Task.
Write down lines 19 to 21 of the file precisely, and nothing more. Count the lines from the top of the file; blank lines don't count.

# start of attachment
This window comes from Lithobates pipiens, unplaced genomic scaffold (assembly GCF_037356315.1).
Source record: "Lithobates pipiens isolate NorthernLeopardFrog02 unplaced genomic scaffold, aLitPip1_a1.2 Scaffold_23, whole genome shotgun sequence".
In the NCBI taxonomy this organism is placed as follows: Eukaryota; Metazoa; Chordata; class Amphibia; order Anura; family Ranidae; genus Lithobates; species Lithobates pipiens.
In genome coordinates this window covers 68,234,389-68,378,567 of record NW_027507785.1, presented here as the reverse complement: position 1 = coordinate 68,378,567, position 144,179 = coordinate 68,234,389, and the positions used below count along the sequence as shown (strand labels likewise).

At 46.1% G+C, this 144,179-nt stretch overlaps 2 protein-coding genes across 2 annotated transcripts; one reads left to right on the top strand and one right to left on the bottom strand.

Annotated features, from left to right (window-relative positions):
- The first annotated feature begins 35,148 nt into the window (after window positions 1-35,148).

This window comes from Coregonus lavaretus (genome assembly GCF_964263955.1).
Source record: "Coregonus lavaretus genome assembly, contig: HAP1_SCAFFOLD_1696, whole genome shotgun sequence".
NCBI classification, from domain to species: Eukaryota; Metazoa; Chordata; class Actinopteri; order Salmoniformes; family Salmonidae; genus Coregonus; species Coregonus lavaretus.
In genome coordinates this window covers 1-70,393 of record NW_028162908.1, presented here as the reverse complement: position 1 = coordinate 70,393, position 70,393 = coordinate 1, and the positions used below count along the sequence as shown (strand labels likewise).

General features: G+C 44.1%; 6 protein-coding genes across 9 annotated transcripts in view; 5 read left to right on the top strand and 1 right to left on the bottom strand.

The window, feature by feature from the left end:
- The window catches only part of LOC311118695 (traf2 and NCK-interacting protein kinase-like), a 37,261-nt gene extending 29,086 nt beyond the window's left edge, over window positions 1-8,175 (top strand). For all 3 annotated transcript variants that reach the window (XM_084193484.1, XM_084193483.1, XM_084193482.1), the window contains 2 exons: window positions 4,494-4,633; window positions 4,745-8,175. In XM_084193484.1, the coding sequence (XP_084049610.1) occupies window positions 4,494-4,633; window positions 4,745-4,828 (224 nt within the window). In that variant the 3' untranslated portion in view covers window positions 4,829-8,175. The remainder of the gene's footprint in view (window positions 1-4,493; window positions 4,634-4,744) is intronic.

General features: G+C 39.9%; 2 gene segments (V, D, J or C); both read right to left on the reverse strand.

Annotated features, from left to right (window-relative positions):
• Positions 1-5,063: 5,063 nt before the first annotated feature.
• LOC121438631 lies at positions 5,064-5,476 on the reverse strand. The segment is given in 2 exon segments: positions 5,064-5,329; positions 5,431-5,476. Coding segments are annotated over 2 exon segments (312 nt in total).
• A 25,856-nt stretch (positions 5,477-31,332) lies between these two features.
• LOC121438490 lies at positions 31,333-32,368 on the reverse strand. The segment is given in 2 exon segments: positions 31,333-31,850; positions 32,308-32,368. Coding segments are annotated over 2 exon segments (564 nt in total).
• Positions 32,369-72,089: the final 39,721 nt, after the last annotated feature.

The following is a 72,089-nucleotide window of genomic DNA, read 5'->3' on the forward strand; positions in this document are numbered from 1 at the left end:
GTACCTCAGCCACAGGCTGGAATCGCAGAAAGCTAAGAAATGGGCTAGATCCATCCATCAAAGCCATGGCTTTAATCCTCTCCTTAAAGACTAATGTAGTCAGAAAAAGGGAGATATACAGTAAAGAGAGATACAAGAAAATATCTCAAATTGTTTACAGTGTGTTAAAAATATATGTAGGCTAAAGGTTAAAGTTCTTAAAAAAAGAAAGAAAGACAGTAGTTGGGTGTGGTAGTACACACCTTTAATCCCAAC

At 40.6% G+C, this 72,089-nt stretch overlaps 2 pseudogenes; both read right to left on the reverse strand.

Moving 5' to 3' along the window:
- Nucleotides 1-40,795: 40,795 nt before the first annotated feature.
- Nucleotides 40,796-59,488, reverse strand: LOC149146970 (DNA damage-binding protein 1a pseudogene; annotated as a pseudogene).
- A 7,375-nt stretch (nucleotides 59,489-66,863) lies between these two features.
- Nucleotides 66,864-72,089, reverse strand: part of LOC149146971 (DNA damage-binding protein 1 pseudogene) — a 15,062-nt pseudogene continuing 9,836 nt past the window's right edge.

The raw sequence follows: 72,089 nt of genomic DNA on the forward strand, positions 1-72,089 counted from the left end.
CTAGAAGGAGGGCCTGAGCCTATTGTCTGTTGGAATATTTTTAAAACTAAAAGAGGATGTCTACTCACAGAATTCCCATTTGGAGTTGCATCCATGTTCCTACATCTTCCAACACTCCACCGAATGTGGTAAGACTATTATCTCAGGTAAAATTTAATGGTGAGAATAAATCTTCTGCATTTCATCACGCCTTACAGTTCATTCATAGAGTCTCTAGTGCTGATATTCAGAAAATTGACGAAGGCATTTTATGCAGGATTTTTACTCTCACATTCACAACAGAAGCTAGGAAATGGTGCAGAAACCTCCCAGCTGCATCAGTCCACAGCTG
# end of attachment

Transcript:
• A 25,856-nt stretch (positions 5,477-31,332) lies between these two features.
• LOC121438490 lies at positions 31,333-32,368 on the reverse strand. The segment is given in 2 exon segments: positions 31,333-31,850; positions 32,308-32,368. Coding segments are annotated over 2 exon segments (564 nt in total).
• Positions 32,369-72,089: the final 39,721 nt, after the last annotated feature.